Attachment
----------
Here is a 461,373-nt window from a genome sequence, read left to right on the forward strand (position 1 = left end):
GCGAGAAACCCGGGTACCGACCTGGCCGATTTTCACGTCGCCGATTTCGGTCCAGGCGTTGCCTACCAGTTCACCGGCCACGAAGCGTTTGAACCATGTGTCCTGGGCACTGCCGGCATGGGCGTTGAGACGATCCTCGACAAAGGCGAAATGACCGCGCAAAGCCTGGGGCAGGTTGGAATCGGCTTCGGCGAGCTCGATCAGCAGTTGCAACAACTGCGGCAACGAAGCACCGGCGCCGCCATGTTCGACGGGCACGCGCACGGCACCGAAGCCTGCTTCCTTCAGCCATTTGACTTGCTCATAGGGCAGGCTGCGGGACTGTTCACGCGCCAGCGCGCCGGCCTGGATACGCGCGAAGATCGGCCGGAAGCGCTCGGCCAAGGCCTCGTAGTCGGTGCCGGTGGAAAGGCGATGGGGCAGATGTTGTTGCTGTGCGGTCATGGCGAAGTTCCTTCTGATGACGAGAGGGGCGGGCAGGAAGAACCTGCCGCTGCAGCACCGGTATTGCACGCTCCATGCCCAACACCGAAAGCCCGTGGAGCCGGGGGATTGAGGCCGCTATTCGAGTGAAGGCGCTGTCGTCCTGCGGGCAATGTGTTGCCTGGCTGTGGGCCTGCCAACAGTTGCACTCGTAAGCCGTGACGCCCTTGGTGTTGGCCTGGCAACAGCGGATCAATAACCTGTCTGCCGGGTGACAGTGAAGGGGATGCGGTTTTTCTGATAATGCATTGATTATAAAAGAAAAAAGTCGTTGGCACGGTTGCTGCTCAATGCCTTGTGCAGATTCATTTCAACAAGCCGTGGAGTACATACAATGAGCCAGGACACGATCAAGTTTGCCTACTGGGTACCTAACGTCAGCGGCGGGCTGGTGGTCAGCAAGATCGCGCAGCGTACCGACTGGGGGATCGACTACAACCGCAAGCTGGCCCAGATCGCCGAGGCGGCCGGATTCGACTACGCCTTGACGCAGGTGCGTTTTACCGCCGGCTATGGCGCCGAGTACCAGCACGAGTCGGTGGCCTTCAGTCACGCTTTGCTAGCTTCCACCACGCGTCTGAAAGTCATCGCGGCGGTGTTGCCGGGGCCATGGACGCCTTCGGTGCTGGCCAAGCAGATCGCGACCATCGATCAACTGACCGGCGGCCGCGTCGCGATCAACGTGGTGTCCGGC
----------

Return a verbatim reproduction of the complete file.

Here is a 461,373-nt window from a genome sequence, read left to right on the forward strand (position 1 = left end):
GCGAGAAACCCGGGTACCGACCTGGCCGATTTTCACGTCGCCGATTTCGGTCCAGGCGTTGCCTACCAGTTCACCGGCCACGAAGCGTTTGAACCATGTGTCCTGGGCACTGCCGGCATGGGCGTTGAGACGATCCTCGACAAAGGCGAAATGACCGCGCAAAGCCTGGGGCAGGTTGGAATCGGCTTCGGCGAGCTCGATCAGCAGTTGCAACAACTGCGGCAACGAAGCACCGGCGCCGCCATGTTCGACGGGCACGCGCACGGCACCGAAGCCTGCTTCCTTCAGCCATTTGACTTGCTCATAGGGCAGGCTGCGGGACTGTTCACGCGCCAGCGCGCCGGCCTGGATACGCGCGAAGATCGGCCGGAAGCGCTCGGCCAAGGCCTCGTAGTCGGTGCCGGTGGAAAGGCGATGGGGCAGATGTTGTTGCTGTGCGGTCATGGCGAAGTTCCTTCTGATGACGAGAGGGGCGGGCAGGAAGAACCTGCCGCTGCAGCACCGGTATTGCACGCTCCATGCCCAACACCGAAAGCCCGTGGAGCCGGGGGATTGAGGCCGCTATTCGAGTGAAGGCGCTGTCGTCCTGCGGGCAATGTGTTGCCTGGCTGTGGGCCTGCCAACAGTTGCACTCGTAAGCCGTGACGCCCTTGGTGTTGGCCTGGCAACAGCGGATCAATAACCTGTCTGCCGGGTGACAGTGAAGGGGATGCGGTTTTTCTGATAATGCATTGATTATAAAAGAAAAAAGTCGTTGGCACGGTTGCTGCTCAATGCCTTGTGCAGATTCATTTCAACAAGCCGTGGAGTACATACAATGAGCCAGGACACGATCAAGTTTGCCTACTGGGTACCTAACGTCAGCGGCGGGCTGGTGGTCAGCAAGATCGCGCAGCGTACCGACTGGGGGATCGACTACAACCGCAAGCTGGCCCAGATCGCCGAGGCGGCCGGATTCGACTACGCCTTGACGCAGGTGCGTTTTACCGCCGGCTATGGCGCCGAGTACCAGCACGAGTCGGTGGCCTTCAGTCACGCTTTGCTAGCTTCCACCACGCGTCTGAAAGTCATCGCGGCGGTGTTGCCGGGGCCATGGACGCCTTCGGTGCTGGCCAAGCAGATCGCGACCATCGATCAACTGACCGGCGGCCGCGTCGCGATCAACGTGGTGTCCGGC